This morning the Center for Disease Control and Prevention (CDC) released the 2014 National Diabetes Statistics Report (formerly referred to as the National Diabetes Fact Sheet), intended to provide up-to-date scientific data and statistics on diabetes and its burden in the United States.
The Report shows that the number of cases of diabetes and prediabetes among Americans of all ages and ethnicities continues to increase, underscoring the continuing crisis this disease presents for Americans and the importance of our mission to prevent and cure diabetes and improve the lives of all people affected by diabetes.
Below you will find a number of key points from the new report, which can be found in full athttp://www.cdc.gov/diabetes/pubs/statsreport14.htm. The American Diabetes Association website, diabetes.org, is also being updated to reflect this new information.
For questions about the report and new data, please contact Matt Petersen, Managing Director, Medical Information and Professional Engagement, at email@example.com.
2014 National Diabetes Statistics Report
Overall Numbers, Diabetes and Prediabetes
- Prevalence: In 2012, 29.1 million Americans, or 9.3% of the population, had diabetes. In 2010 the figures were 25.8 million and 8.3%. The prevalence rate for adults age 20 and older in 2012 was 12.3%, compared to 11.3% in 2010.
- Undiagnosed: Of the 29.1 million, 21.0 million were diagnosed, and 8.1 million were undiagnosed. In 2010 the figures were 18.8 million and 7.0 million.
- Prevalence in Seniors: The percentage of Americans age 65 and older remains high, at 25.9%, or 11.8 million seniors (diagnosed and undiagnosed).
- Incidence: The incidence of diabetes in 2012 was 1.7 million new diagnoses/year; in 2010 it was 1.9 million.
- Prediabetes: In 2012, 86 million Americans age 20 and older had prediabetes; this is up from 79 million in 2010. The percentage is up slightly, from 35% in 2010 to 37% in 2012—and is now at 51% among those age 65 and older.
- Deaths: Diabetes remains the 7th leading cause of death in the United States in 2010, with 69,071 death certificates listing it as the underlying cause of death, and a total of 234,051 death certificates listing diabetes as an underlying or contributing cause of death.
Diabetes in Youth
- About 208,000 Americans under age 20 are estimated to have diagnosed diabetes, approximately 0.25% of that population (the figure is essentially unchanged from 2010, when it was estimated at 215,000/0.26%).
- In 2008—2009, the annual incidence of diagnosed diabetes in youth was estimated at 18,436 with type 1 diabetes, 5,089 with type 2 diabetes. This represents a modest increase in the percentage of youth being diagnosed with type 2, from 19% in 2002—2005, to 22% in 2008—2009.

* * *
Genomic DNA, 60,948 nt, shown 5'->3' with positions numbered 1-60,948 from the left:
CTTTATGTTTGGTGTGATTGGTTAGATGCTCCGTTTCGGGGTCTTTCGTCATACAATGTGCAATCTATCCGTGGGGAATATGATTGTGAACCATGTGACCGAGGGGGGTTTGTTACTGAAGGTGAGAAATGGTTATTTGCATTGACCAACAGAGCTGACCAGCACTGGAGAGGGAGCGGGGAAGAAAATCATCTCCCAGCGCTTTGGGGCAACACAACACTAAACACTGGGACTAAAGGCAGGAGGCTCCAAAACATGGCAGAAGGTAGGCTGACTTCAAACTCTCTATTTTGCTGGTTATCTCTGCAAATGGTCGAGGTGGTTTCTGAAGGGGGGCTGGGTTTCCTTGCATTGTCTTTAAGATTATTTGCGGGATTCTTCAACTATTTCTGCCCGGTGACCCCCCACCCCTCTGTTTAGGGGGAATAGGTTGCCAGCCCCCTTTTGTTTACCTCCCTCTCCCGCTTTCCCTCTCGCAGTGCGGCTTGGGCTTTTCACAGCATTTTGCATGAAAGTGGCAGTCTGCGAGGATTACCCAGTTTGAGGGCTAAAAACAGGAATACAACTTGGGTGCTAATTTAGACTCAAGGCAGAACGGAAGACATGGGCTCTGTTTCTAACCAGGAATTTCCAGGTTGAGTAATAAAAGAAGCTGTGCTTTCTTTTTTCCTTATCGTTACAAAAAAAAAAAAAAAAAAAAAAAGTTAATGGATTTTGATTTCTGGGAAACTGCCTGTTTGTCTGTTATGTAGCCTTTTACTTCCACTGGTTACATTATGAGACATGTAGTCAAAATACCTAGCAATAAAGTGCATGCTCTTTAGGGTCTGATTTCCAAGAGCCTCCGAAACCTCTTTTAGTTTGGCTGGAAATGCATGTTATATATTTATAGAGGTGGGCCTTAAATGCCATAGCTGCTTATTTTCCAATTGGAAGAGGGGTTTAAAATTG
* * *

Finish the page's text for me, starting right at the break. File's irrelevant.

Diabetes by Race/Ethnicity
- The new Statistics Report contains greater detail on diabetes in minority populations than has been available before, particularly for Asian Americans. The rates of diagnosed diabetes by race/ethnic background are:
|American Indians/Alaskan Natives||15.9%|
The breakdown among Asian Americans: 4.4% for Chinese, 11.3% for Filipinos, 13.0% for Asian Indians, and 8.8% for other Asian Americans.
- Hypoglycemia: In 2011, about 282,000 emergency room visits for adults aged 18 years or older had hypoglycemia as the first-listed diagnosis and diabetes as another diagnosis. This is new to the Statistics Report.
- Hyperglycemia: In 2011, about 175,000 emergency room visits for people of all ages had hyperglycemic crisis as the first-listed diagnosis. This is new to the Statistics Report.
- Hypertension: In 2009–2012, of adults aged 18 years or older with diagnosed diabetes, 71% had blood pressure greater than or equal to 140/90 millimeters of mercury or used prescription medications to lower high blood pressure. This is an increase from 67% in the previous Fact Sheet.
- Dyslipidemia: In 2009–2012, of adults aged 18 years or older with diagnosed diabetes, 65% had blood LDL cholesterol greater than or equal to 100 mg/dl or used cholesterol-lowering medications. This is new to the Statistics Report.
- CVD Death Rates: In 2003–2006, after adjusting for population age differences, cardiovascular disease death rates were about 1.7 times higher among adults aged 18 years or older with diagnosed diabetes than among adults without diagnosed diabetes. This data is a change from the previous Fact Sheet, which cited heart disease death rates 2 to 4 times higher for people with vs. without diabetes.
- Heart Attack Rates: In 2010, after adjusting for population age differences, hospitalization rates for heart attack were 1.8 times higher among adults aged 20 years or older with diagnosed diabetes than among adults without diagnosed diabetes. This is new to the Statistics Report.
- Stroke: In 2010, after adjusting for population age differences, hospitalization rates for stroke were 1.5 times higher among adults with diagnosed diabetes aged 20 years or older compared to those without diagnosed diabetes. This data is an update and change from the previous Fact Sheet, which rates of stroke 2 to 4 times higher for people with vs. without diabetes.